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Color Yourself Successful

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Because color?s impact is so profound, its role in design
and branding is critical.

Color communicates. It can provide direction and clarity. When language fails color can offer valuable associations with people, places and things. Fire engine red. School bus yellow. Midnight black. Sky blue. Simply reading those color names evokes distinct feelings. Color induces subtle emotions, and elicits powerful responses. Because color?s impact is so profound, its role in design and branding is critical.

Over time, thoughtful and consistent use of color becomes emblematic of a brand and can be as powerful an identifier as the corporate name and logo. The effects are profound. Consider the iconic green and yellow of John Deere tractors and farm equipment that is so woven into the fabric and history of the heartland it?s almost as American as red, white and blue.

If color is communicating on behalf of your brand, what is it saying? The truth is, different things to different people. Though we all see the same colors, we interpret and remember them through the lens of our varying experiences. Plenty of people don?t like red for a car ? even a Ferrari. Ultimately, color is subjective. So, what do you do when considering color options that will represent your business? Start by keeping these tips in mind:

Select a color you can own

Be it red, green or periwinkle, consider a color unique to your industry. Color associations increase brand recognition and build brand equity. A distinctive blue box confirms that it?s no ordinary item inside, but a Tiffany item. The difference in perception is significant, before the box is even opened, and the gift revealed.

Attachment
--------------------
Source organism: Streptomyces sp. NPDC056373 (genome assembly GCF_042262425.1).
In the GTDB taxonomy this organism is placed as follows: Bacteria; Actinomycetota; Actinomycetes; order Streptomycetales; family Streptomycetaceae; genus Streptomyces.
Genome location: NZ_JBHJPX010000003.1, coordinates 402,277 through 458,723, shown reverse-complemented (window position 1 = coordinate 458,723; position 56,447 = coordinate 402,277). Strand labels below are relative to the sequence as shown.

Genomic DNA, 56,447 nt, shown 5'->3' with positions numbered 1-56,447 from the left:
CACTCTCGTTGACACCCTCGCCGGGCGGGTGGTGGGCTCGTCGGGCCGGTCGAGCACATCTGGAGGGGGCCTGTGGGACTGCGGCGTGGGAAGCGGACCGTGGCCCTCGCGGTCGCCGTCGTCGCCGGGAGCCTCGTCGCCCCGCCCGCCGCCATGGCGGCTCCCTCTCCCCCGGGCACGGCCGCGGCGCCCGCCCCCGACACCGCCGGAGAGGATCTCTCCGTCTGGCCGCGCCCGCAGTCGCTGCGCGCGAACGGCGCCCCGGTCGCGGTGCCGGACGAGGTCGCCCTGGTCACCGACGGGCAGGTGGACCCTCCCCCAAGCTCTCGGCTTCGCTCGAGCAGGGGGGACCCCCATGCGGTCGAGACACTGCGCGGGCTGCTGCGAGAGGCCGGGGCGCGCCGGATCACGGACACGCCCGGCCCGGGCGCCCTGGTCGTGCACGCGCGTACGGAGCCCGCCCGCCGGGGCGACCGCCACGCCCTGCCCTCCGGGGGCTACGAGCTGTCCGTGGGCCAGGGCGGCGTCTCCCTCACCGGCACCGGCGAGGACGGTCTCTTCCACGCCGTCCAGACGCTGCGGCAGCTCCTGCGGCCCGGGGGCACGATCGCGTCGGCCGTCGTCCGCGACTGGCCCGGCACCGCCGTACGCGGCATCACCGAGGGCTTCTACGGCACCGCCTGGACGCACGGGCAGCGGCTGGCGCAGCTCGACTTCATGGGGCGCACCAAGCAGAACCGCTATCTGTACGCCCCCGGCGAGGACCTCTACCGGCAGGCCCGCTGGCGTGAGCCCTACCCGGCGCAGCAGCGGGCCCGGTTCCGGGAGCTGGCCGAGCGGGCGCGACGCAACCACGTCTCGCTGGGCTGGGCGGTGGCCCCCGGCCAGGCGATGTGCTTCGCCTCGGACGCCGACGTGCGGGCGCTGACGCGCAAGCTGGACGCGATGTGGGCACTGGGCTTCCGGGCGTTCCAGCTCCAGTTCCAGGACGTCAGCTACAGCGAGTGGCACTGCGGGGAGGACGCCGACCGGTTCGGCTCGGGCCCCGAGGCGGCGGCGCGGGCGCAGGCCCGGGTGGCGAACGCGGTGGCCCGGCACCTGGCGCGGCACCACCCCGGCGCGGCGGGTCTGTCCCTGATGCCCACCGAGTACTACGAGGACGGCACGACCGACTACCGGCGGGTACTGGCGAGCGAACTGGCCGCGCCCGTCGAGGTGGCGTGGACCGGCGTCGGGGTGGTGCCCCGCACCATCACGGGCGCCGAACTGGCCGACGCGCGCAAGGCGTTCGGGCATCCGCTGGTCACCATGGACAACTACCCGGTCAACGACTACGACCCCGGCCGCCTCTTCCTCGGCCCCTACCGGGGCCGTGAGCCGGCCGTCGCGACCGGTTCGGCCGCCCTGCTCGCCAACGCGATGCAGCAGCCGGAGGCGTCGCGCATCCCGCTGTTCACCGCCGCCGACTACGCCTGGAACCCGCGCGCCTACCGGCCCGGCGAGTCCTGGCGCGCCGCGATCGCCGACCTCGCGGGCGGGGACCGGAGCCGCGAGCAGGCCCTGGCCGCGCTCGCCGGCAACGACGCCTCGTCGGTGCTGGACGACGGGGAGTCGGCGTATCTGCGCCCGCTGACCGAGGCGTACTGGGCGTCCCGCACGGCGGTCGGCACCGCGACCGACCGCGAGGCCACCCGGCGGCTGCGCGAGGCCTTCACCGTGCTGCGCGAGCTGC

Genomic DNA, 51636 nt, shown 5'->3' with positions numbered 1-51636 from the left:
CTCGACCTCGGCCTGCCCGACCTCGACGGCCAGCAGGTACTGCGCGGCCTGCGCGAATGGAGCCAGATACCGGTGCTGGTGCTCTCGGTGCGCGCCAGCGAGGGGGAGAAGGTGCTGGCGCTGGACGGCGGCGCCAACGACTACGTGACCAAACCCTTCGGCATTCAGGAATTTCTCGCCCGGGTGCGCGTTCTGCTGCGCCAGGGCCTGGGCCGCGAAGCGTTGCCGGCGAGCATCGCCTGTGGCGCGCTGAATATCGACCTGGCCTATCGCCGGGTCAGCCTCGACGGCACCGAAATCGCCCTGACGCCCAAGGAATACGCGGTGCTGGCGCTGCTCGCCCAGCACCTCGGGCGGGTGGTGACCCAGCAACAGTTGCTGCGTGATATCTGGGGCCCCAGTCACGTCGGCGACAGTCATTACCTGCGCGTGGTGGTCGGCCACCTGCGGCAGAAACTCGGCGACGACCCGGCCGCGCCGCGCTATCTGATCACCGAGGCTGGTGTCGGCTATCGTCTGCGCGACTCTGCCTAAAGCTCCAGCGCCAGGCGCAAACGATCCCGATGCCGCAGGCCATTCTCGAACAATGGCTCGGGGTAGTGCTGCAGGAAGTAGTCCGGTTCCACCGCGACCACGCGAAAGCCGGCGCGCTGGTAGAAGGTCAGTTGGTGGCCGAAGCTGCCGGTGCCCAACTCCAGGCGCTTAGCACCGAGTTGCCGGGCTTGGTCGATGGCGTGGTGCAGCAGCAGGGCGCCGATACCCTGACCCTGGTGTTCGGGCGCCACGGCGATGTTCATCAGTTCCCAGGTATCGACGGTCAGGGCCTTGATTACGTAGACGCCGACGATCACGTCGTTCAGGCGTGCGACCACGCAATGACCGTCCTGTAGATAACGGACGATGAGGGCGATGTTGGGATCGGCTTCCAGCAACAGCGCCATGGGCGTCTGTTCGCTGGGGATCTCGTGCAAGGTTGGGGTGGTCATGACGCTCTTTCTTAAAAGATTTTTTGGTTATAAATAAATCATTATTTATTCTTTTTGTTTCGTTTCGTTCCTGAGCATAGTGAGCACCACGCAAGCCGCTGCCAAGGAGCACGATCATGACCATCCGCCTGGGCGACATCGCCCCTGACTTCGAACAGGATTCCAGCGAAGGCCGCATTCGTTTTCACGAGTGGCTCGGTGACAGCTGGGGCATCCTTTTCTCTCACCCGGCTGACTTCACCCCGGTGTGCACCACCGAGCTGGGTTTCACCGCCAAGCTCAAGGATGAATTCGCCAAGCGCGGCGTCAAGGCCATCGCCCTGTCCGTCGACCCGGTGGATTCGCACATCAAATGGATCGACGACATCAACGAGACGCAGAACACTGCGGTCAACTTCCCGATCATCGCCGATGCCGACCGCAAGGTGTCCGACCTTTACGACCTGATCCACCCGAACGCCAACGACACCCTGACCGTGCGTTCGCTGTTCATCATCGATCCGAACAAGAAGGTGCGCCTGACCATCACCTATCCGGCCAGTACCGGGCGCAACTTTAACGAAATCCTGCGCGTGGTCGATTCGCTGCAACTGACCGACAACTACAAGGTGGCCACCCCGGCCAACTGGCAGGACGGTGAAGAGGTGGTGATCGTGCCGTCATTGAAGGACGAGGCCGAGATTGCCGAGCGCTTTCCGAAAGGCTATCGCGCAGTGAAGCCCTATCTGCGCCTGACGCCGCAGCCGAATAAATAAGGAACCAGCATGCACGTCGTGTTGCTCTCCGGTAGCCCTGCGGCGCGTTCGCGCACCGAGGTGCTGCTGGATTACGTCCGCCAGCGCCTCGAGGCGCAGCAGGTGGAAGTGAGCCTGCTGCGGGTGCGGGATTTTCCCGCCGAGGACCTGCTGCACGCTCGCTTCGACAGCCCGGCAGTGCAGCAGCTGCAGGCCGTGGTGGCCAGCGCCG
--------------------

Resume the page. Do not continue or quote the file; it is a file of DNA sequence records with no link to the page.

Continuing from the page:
Consistency is king

Whether in print, on screen or fabric, your palette should be consistent. Your logo should appear the same color on your business card as it does on your signage or the embroidery on a uniform. Coca Cola red is never Coca Cola reddish-orange.

Consider the impact of technology and production processes

Electronic file formats affect color in different ways. A CMYK .eps file set up for printing does not treat color the same way as an RGB .jpg file intended for onscreen graphics. Variations will also occur between process printing and spot color printing. Differences can be significant ? and care must be taken.

Consider the costs

Distinctive colors, and color themes, can be had by utilizing commonly available resources. The Pantone Matching System (or PMS) is the industry standard for printing, and provides a broad spectrum of colors. Resources like Pantone offer economical options that are easy to reproduce consistently.

Go with a pro

When you need help developing a corporate color palette, and implementing those colors across your brand, call us for help. We can assist you with the complexities and nuance of visual communication ? as well as navigate you through production obstacles to ensure accuracy and consistency.

To learn more about communicating with color in your design and branding call us at 561.596.9071 today or contact us via email

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